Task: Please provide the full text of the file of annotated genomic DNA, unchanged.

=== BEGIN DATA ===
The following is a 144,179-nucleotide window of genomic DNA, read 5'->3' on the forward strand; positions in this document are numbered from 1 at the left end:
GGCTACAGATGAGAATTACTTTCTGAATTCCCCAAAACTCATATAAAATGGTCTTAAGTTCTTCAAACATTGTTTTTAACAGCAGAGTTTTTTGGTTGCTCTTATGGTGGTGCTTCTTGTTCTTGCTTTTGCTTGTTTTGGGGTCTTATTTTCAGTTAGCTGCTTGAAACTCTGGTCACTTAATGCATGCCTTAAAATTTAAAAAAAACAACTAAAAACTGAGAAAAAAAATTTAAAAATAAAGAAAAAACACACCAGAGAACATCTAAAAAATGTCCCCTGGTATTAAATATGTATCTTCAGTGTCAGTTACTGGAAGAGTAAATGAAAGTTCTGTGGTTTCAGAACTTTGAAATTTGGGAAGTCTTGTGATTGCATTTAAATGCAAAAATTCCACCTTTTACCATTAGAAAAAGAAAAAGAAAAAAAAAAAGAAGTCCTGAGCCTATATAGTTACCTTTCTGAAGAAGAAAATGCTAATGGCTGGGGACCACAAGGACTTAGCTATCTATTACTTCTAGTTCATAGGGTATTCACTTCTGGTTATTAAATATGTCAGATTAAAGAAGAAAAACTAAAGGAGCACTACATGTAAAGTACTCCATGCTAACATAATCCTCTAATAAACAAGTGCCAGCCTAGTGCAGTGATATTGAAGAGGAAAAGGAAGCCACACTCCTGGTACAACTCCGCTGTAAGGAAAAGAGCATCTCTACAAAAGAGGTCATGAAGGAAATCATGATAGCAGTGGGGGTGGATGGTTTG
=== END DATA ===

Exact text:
The following is a 144,179-nucleotide window of genomic DNA, read 5'->3' on the forward strand; positions in this document are numbered from 1 at the left end:
GGCTACAGATGAGAATTACTTTCTGAATTCCCCAAAACTCATATAAAATGGTCTTAAGTTCTTCAAACATTGTTTTTAACAGCAGAGTTTTTTGGTTGCTCTTATGGTGGTGCTTCTTGTTCTTGCTTTTGCTTGTTTTGGGGTCTTATTTTCAGTTAGCTGCTTGAAACTCTGGTCACTTAATGCATGCCTTAAAATTTAAAAAAAACAACTAAAAACTGAGAAAAAAAATTTAAAAATAAAGAAAAAACACACCAGAGAACATCTAAAAAATGTCCCCTGGTATTAAATATGTATCTTCAGTGTCAGTTACTGGAAGAGTAAATGAAAGTTCTGTGGTTTCAGAACTTTGAAATTTGGGAAGTCTTGTGATTGCATTTAAATGCAAAAATTCCACCTTTTACCATTAGAAAAAGAAAAAGAAAAAAAAAAAGAAGTCCTGAGCCTATATAGTTACCTTTCTGAAGAAGAAAATGCTAATGGCTGGGGACCACAAGGACTTAGCTATCTATTACTTCTAGTTCATAGGGTATTCACTTCTGGTTATTAAATATGTCAGATTAAAGAAGAAAAACTAAAGGAGCACTACATGTAAAGTACTCCATGCTAACATAATCCTCTAATAAACAAGTGCCAGCCTAGTGCAGTGATATTGAAGAGGAAAAGGAAGCCACACTCCTGGTACAACTCCGCTGTAAGGAAAAGAGCATCTCTACAAAAGAGGTCATGAAGGAAATCATGATAGCAGTGGGGGTGGATGGTTTG